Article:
After that, everything got easier. Instead of having to struggle and read picture books with literally two or three words on each page, I had a computer in school and I listened to audio books. Audio books gave me the opportunity to read big books, the same kind of books that everyone else was reading.

At first, when I found out that I had dyslexia, I felt even worse because I thought, “They actually have a name for this? This is horrible!” Then, when I got all of these new things to help me, like the audio books and tutoring with a really awesome teacher, I started to notice that school wasn’t a big jumbled mess that I had to deal with every day.

My tutor, Miss Layne, would help me by giving me fun games that we would play. We played them over and over and we learned new stuff, and we even went back to some of the alphabet on multiple occasions. As this process gradually went on, what it was actually doing was rewiring my brain. Instead of my brain taking words and doing practically nothing with them, not knowing what they were and throwing them out, the words were taking a longer route around my brain and transferring into information that was—no pun intended—readable.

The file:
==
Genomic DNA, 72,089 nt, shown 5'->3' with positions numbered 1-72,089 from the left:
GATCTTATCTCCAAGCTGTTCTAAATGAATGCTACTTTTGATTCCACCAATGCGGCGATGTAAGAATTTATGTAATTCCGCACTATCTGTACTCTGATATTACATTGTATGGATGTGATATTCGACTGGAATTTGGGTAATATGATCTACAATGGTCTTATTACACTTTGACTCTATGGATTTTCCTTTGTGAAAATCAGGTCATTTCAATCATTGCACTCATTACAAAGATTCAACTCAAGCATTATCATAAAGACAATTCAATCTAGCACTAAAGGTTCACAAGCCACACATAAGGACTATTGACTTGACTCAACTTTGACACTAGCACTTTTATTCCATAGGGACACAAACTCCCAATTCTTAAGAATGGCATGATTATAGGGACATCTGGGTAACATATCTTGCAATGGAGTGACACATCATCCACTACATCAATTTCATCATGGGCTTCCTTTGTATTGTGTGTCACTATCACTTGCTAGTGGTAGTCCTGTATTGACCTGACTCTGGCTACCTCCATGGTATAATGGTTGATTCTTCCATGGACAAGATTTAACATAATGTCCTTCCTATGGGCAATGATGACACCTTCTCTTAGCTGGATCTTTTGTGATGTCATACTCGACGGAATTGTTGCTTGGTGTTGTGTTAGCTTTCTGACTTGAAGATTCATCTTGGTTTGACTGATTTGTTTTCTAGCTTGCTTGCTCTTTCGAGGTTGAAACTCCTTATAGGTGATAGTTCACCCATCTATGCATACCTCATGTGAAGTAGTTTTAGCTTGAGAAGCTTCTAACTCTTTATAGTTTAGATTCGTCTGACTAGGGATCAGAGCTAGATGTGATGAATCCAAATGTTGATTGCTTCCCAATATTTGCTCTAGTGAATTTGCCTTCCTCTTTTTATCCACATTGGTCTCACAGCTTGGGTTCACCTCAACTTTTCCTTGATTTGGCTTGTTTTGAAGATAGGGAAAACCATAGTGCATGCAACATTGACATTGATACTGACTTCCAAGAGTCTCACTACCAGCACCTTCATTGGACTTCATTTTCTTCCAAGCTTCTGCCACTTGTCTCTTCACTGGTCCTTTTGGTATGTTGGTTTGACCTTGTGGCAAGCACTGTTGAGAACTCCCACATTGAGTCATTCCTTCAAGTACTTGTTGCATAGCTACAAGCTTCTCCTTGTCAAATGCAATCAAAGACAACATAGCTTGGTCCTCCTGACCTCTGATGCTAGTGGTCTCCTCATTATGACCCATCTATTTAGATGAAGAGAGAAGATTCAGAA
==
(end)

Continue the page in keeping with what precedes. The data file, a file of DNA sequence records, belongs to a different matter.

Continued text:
Even though I can read and spell much better than I used to, homework is still hard for me sometimes. In math, I figure out the correct answer on a blank sheet of paper. Then all of a sudden, the answer will slip my mind and a random number will take its place. I’ll just slap the random number down on the homework assignment, and then my mom will come look over my shoulder and say, “What happened there? You did it right on your sheet!” She used to get really confused as to why this was happening, and then we figured out it was part of my dyslexia. How I solve this is, every problem I do, I will do it once, look at it, make sure it makes sense, do it twice even though I know it’s correct. If it’s wrong then, I do it another time. I doublecheck my answers on every problem.